Kore statue. The kore is a type of Archaic Greek statue. They may represent a goddess, such as Persephone, priestesses or votaries of a goddess, or generic style of maiden votive, dedicated to a deity. The kore and kouros are illustrations of the Archaic Greeks moving towards realism in art; they are lifelike but highly stylized.
Archaic Greece by Tadarida In the Archaic Period, clothes were mostly white and made of stiff materials. Woman on the left wears peplos, the one on the right - doric chiton. They are both made of two rectangular piece of cloth, that are sewn together on the left side and open on the right. Top edges are turned over and pinned together. In chiton, the fold reaches from shoulders to waist, in peplos it's shorter.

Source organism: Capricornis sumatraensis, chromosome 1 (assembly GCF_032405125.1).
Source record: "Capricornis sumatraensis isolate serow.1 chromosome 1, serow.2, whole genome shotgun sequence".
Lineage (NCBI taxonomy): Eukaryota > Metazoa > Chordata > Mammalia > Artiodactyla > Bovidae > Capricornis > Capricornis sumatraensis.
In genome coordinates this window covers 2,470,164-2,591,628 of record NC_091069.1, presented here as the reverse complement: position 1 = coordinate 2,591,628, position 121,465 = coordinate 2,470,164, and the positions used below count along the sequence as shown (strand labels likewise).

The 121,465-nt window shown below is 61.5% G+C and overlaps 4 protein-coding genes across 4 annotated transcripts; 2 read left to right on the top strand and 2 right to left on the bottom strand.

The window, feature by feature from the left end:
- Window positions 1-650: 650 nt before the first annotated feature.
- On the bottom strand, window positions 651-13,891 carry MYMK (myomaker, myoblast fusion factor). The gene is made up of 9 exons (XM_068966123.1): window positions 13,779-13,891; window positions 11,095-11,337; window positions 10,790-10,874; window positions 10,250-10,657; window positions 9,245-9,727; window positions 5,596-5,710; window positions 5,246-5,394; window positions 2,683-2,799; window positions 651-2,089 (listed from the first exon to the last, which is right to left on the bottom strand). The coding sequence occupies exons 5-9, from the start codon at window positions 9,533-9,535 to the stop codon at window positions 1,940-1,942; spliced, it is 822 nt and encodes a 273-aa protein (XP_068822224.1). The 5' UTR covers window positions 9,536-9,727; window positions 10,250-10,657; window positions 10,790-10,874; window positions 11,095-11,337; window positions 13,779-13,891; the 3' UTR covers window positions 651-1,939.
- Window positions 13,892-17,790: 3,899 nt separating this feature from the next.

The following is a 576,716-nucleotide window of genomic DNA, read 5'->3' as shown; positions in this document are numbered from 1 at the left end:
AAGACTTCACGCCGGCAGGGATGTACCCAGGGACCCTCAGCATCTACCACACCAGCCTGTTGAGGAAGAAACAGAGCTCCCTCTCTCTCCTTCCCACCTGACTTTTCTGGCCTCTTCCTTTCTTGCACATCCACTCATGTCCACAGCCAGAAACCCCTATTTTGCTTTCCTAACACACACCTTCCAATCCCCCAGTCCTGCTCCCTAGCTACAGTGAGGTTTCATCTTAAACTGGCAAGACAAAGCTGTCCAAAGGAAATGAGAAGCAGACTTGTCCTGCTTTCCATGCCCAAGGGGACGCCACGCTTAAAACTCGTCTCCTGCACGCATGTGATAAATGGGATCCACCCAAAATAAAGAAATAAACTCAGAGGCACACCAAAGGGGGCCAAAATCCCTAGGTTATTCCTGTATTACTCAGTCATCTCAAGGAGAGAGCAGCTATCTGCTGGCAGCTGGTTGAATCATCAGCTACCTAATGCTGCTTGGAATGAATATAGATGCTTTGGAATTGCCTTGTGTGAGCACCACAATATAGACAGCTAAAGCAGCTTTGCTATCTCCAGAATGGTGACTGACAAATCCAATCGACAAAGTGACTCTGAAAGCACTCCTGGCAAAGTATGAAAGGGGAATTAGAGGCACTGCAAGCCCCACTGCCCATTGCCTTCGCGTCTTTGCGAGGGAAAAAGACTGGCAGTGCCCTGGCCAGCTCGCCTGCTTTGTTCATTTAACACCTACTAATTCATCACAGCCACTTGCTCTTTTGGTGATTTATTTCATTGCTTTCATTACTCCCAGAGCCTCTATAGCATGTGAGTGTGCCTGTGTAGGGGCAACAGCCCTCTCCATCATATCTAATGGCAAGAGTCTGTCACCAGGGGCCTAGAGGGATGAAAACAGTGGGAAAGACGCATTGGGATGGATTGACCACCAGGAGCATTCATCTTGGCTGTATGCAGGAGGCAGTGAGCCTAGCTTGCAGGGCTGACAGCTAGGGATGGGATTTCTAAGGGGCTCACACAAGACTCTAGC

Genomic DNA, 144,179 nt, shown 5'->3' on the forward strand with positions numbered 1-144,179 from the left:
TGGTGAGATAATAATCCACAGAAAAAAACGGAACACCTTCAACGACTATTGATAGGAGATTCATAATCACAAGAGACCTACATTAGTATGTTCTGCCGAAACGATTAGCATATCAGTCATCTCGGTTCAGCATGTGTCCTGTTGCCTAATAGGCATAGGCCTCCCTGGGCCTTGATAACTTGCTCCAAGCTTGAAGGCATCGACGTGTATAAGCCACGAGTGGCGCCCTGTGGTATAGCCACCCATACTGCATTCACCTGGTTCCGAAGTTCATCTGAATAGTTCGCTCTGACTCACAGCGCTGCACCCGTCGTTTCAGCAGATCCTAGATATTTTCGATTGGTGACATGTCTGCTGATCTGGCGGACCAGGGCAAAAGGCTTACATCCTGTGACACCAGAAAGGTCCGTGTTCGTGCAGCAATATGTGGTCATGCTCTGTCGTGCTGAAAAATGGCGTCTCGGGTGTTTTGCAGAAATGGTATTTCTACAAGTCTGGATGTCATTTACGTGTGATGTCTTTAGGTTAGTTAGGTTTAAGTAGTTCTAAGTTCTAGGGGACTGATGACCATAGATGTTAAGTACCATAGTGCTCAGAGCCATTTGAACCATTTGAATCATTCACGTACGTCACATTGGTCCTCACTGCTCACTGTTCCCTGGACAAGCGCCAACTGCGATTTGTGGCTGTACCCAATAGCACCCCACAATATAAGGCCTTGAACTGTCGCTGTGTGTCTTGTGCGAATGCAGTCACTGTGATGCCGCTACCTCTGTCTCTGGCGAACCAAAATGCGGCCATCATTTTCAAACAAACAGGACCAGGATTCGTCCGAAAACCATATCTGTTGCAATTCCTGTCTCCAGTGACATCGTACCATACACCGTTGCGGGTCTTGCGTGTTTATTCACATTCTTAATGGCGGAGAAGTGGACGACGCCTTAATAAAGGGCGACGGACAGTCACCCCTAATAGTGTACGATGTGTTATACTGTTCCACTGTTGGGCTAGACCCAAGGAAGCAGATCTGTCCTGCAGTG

Terracotta statuette of a siren; ca. 550–500 B.C. "Sirens are mythical creatures famous in antiquity for their song, which lured sailors to their death. Sanctuaries to the sirens are known to have existed in parts of South Italy and Sicily, as the geographer Strabo and other ancient writers tell us. This large, hand-modeled sculpture with applied decoration may well have been a votive offering at such a sanctuary."